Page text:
Many physicians prescribe the same drug dosages for elderly patients as they do for 30- and 40-year-olds. As a result, those over 65 often have adverse reactions to many of these drugs. The reason is that the liver and kidneys in many elderly patients slow down with age, allowing drugs to remain in the body much longer than is healthy. Toxic levels can quickly be reached.
If you are over 65, it is important to speak up and ask your physician if a newly prescribed drug is the proper dosage for your age group.
Tranquilizers and psychoactive drugs are a good example. More seniors take drugs such as Valium (generic name diazepam), Tranxene (chlorazepate dipotassium) and Ativan (lorazepam) than many yuppies with their stress-filled lives. Seniors also take the largest share of the heavy tranquilizing drugs known as the phenothiazines. These include Thorazine (chlorpromazine hydrochloride) and Mellaril (thioridazine).
This column has received hundreds of letters from sons and daughters asking about older parents who are confused, have behavior problems or who sleep all of the time. Although many of these problems may be caused by the physical or mental changes accompanying old age, most, in my opinion, could be alleviated by regulation of drug dosages.
It is important for physicians to take the time to regularly review all medications taken by their elderly patients. However, many physicians do not do this. Consequently, senior citizens should, with the help of family members if necessary, bring in all of their medications--prescribed and over-the-counter--for their physicians to review. Old prescriptions that have not been taken for some time should be included because many cost-conscious people on limited budgets think they may need that particular medicine in the future. This can be dangerous, since outdated drugs could be either ineffective or even toxic.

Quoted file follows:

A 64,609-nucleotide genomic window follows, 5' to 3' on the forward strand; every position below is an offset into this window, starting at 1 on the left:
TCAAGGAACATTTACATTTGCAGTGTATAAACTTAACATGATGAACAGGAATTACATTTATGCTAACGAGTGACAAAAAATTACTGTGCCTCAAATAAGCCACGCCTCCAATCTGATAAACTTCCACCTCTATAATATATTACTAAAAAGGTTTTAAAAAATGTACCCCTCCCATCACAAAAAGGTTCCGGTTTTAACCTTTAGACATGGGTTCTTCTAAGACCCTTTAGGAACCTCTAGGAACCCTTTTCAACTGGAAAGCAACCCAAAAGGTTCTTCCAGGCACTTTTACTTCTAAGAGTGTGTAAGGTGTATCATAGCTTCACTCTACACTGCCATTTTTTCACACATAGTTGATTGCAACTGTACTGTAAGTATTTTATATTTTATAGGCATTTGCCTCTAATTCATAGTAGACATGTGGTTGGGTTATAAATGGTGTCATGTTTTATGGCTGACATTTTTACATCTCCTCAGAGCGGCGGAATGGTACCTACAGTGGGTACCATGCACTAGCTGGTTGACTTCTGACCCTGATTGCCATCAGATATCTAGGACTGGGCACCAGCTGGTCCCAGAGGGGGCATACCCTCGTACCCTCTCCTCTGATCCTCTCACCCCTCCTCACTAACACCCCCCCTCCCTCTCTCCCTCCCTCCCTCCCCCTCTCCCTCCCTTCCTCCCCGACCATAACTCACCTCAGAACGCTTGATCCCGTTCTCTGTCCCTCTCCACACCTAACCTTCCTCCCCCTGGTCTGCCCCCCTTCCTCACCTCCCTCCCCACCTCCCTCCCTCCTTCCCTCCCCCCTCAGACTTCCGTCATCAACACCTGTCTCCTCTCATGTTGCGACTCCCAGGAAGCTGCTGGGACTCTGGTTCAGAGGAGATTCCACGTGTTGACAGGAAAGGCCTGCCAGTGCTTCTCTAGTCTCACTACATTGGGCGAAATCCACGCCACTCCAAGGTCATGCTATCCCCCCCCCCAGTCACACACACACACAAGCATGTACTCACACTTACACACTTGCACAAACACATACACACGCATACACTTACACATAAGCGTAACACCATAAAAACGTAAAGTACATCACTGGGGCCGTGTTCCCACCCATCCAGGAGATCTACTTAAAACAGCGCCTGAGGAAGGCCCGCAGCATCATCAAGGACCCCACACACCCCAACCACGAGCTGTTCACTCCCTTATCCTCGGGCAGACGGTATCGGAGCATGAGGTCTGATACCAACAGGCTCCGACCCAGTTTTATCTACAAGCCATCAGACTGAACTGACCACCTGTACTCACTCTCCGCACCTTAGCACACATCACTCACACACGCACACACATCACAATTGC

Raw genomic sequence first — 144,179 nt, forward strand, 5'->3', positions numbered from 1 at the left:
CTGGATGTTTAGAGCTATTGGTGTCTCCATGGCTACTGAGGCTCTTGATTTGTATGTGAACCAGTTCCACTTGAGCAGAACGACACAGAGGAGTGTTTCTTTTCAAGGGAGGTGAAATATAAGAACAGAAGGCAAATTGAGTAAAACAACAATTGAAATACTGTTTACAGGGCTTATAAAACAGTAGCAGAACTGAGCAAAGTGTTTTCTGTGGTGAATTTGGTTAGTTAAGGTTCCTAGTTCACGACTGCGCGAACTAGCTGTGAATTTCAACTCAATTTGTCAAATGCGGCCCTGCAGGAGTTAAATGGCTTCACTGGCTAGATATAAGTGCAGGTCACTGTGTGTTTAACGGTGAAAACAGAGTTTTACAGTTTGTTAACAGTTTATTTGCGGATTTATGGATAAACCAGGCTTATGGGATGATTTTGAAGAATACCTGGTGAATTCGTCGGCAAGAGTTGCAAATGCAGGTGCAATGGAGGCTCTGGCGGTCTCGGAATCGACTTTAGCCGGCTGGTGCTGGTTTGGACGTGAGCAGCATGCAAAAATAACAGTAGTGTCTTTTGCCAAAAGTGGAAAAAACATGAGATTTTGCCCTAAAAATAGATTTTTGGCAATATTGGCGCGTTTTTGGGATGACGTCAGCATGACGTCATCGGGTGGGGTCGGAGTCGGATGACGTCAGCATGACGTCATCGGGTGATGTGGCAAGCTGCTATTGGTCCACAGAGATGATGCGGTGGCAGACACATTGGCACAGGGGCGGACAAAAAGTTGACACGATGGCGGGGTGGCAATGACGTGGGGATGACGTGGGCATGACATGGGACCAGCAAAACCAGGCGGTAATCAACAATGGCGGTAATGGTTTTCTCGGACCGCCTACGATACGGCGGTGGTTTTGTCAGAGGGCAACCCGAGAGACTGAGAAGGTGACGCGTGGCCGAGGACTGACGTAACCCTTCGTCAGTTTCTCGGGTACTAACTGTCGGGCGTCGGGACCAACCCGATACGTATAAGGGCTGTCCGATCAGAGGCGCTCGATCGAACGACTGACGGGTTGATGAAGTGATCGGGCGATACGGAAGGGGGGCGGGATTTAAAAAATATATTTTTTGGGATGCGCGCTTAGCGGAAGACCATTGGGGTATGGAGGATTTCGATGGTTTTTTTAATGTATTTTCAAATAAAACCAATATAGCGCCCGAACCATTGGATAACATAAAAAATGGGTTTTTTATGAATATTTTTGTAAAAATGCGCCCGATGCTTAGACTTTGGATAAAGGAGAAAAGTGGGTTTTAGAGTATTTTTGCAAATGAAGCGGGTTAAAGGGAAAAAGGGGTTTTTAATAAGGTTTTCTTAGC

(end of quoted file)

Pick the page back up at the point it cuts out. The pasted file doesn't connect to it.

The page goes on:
By reviewing all medications, a physician can then adjust dosages and make sure the patient is not taking any drugs that may clash with each other.
Question: I have high blood pressure and have to take a large dosage of Dyazide daily (four a day). This medicine gives me a severe dry mouth, but I have tried many drugs before this and I could not control my blood pressure. I would like to know what I can take to help dry mouth. My doctor says I have to live with it.
Answer: Dry mouth is called xerostomia by the medical and dental professions. It is a common side effect of more than 200 drugs. If your doctor cannot find a drug other than Dyazide to control your blood pressure, here are a few things you can do that might help.
Drink lots of fluids between and with meals. Lessen your intake of caffeine and alcohol. Avoid dry, spicy foods. Several artificial saliva products on the market, such as Moi-Stir and Salivart, might help. Some experts recommend lining the cheeks, tongue and the roof of the mouth with olive oil, mineral oil, cocoa butter or petroleum jelly (Vaseline).
Remember that saliva is necessary for healthy teeth and gums. Brush your teeth after each meal. Use a fluoride rinse product.